United States District Court, N.D. California
ORDER GRANTING MOTION TO STAY Re: Dkt. No. 99
HAYWOOD S. GILLIAM, Jr., District Judge
On March 12, 2015, Defendant Apple Inc. filed a motion to stay the case pending completion of inter partes review ("IPR") proceedings. Dkt. 99 ("Mot."). The Court, in its discretion, finds this matter suitable for resolution without oral argument. See Civ. L.R. 7-1(b). For the reasons articulated below, the motion is GRANTED.
A. America Invents Act
By enacting the Leahy-Smith America Invents Act ("AIA"), Congress sought to "establish a more efficient and streamlined patent system that will improve patent quality and limit unnecessary and counterproductive litigation costs" and "to create a timely, cost-effective alternative to litigation." 77 Fed. Reg. 48, 680-01 (Aug. 14, 2014) (to be codified at 37 C.F.R. § 42.100 et seq ). To that end, AIA created the IPR procedure, by which the Patent and Trademark Office's ("PTO") Patent Trial and Appeal Board ("PTAB") may review the patentability of one or more claims in a patent. See 35 U.S.C. §§ 311-319. IPR replaces the previous inter partes reexamination procedure and converts the process from an examinational to an adjudicative one. See Abbott Labs. v. Cordis Corp., 710 F.3d 1318, 1326 (Fed. Cir. 2013).
IPR allows any party other than the patent owner to challenge patent validity under 35 U.S.C. § 102 or § 103 "on the basis of prior art consisting of patents or printed publications." 35 U.S.C. § 311(a)-(b). The petitioning party must establish "a reasonable likelihood that the petitioner would prevail with respect to at least [one] of the claims challenged in the petition" in order for the PTO to institute IPR. 35 U.S.C. § 314(a). If the PTO decides to institute IPR, the proceeding is conducted before a panel of three technically-trained Administrative Patent Judges of the PTAB. See 35 U.S.C. §§ 6(a)-(c), 316. Following a final determination, the petitioning party is estopped from asserting invalidity during a later civil action "on any ground that the petitioner raised or reasonably could have raised during" the IPR. 35 U.S.C. § 315(e)(2).
B. This Litigation
Plaintiff DSS Technology Management, Inc. filed its complaint against Defendant on November 26, 2013 in the Eastern District of Texas, alleging infringement of U.S. Patent Nos. 6, 128, 290 (the 290 patent) and 5, 699, 357 (the 357 patent). Dkt. 1. Plaintiff later withdrew all infringement allegations as to the 357 patent, so presently only the 290 patent is at issue. See Dkt. 96. On November 7, 2014, the Eastern District of Texas granted Defendant's motion to transfer the case to the Northern District of California. Dkt. 85. On February 13, 2015, the case was reassigned to this Court.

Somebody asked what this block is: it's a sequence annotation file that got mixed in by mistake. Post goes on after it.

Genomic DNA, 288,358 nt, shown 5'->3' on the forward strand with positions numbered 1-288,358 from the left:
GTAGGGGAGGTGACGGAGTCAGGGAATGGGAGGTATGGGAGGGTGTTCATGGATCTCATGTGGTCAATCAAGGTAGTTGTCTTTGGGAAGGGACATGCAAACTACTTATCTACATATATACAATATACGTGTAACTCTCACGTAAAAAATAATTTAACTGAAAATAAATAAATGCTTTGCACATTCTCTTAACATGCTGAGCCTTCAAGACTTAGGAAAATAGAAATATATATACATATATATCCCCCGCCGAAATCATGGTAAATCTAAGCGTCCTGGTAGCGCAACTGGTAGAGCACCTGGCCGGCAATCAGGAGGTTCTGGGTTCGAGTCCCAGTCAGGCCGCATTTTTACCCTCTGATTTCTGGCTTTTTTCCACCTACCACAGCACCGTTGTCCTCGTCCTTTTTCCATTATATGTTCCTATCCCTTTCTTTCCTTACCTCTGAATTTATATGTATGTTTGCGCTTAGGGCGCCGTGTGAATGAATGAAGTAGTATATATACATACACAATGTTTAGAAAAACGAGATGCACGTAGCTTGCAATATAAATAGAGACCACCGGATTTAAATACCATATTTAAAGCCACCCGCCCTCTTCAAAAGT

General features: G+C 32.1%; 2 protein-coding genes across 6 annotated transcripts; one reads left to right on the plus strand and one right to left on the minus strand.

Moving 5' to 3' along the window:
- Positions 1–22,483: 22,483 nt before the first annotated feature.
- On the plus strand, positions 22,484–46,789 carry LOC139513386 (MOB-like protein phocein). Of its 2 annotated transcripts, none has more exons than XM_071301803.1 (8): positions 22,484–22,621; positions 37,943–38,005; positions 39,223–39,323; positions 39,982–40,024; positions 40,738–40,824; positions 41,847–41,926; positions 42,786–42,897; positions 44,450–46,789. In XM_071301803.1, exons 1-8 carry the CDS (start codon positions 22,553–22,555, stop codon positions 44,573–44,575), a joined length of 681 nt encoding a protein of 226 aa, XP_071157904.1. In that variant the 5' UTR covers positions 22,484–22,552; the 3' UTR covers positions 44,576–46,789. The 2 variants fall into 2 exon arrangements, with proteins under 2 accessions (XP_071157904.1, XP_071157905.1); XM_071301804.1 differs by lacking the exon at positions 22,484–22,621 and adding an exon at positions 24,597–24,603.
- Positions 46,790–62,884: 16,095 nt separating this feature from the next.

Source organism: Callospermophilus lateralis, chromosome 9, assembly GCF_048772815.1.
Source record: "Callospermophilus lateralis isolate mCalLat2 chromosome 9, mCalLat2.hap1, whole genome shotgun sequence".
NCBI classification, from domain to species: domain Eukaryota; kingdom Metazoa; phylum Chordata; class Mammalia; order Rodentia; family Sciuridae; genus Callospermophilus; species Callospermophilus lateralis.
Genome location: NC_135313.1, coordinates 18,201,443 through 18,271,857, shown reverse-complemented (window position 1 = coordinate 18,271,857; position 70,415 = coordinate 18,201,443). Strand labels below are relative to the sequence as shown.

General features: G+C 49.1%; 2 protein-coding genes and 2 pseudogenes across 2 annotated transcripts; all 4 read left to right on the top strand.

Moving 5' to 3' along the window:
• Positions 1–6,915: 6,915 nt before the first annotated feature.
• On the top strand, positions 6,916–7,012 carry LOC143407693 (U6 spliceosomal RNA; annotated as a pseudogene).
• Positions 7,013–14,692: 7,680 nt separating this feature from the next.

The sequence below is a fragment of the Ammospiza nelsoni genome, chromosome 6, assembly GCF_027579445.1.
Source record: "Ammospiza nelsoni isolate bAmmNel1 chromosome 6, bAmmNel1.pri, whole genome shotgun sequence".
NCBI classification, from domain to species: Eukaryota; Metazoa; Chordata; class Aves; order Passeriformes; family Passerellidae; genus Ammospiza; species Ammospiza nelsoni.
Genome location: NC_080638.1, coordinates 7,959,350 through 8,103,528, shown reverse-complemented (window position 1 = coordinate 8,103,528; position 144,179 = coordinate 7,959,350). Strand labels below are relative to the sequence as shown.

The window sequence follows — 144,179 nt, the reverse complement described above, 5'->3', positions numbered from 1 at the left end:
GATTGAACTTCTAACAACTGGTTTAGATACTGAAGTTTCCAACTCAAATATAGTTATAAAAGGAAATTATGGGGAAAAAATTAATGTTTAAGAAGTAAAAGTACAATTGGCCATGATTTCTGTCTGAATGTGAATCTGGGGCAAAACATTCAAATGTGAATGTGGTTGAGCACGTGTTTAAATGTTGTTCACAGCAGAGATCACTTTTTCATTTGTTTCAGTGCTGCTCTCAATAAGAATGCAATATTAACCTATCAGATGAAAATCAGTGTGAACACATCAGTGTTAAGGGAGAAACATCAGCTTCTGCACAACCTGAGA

On December 4, 2014, Defendant filed two petitions for IPR of the 290 patent. Mot. at 1. All of the 290 patent claims asserted by Plaintiff are covered by Defendant's petitions. Id. at 3. A decision on institution is expected from the PTO by June 30, 2015. Dkt. 105 ("Opp.") at 6.
Discovery is underway. The parties have exchanged multiple sets of infringement and invalidity contentions. Id. at 3-4. The parties have also exchanged three sets of written interrogatories and have collectively produced over 100, 000 pages of documents. Id. at 4. Plaintiff deposed the named inventor of the 209 patent in September 2014. Id. Defendant has served a number of document and deposition subpoenas on third parties. Id. at 5. The deadline for the parties to complete fact discovery is November 2, 2015. Dkt. 106. The parties have fully briefed claim construction issues, and a patent technology tutorial and Markman hearing are scheduled for May 15, 2015. Id.
A. Legal Standard
"Courts have inherent power to manage their dockets and stay proceedings, including the authority to order a stay pending conclusion of a PTO reexamination." Ethicon, Inc. v. Quigg, 849 F.2d 1422, 1426-27 (Fed. Cir. 1988) (citations omitted). While courts are "under no obligation to stay proceedings pending parallel litigation in the PTAB, ... judicial efficiency and the desire to avoid inconsistent results may, after a careful consideration of the relevant factors, counsel in favor of a limited stay, even before the PTAB has acted on a petition for IPR." Delphix Corp. v. Actifio, Inc., No. 13-cv-04613-BLF, 2014 WL 6068407, at *2 (N.D. Cal. Nov. 13, 2014). Indeed, some courts in this district have recognized "a liberal policy in favor of granting motions to stay proceedings pending the outcome of USPTO reexamination or reissuance proceedings." Pragmatus AV, LLC v. Facebook, Inc., No. 11-cv-02168-EJD, 2011 WL 4802958, at *2 (N.D. Cal. Oct. 11, 2011).
Courts consider three factors when determining whether to grant a stay pending IPR: "(1) whether discovery is complete and whether a trial date has been set; (2) whether a stay will simplify the issues in question and trial of the case; and (3) whether a stay would unduly prejudice or present a clear tactical disadvantage to the non-moving party." Evolutionary Intelligence, LLC v. Facebook, Inc., No. 13-cv-04202-SI, 2014 WL 261837, at *1 (N.D. Cal. Jan. 23, 2014). The moving party bears the burden of demonstrating that a ...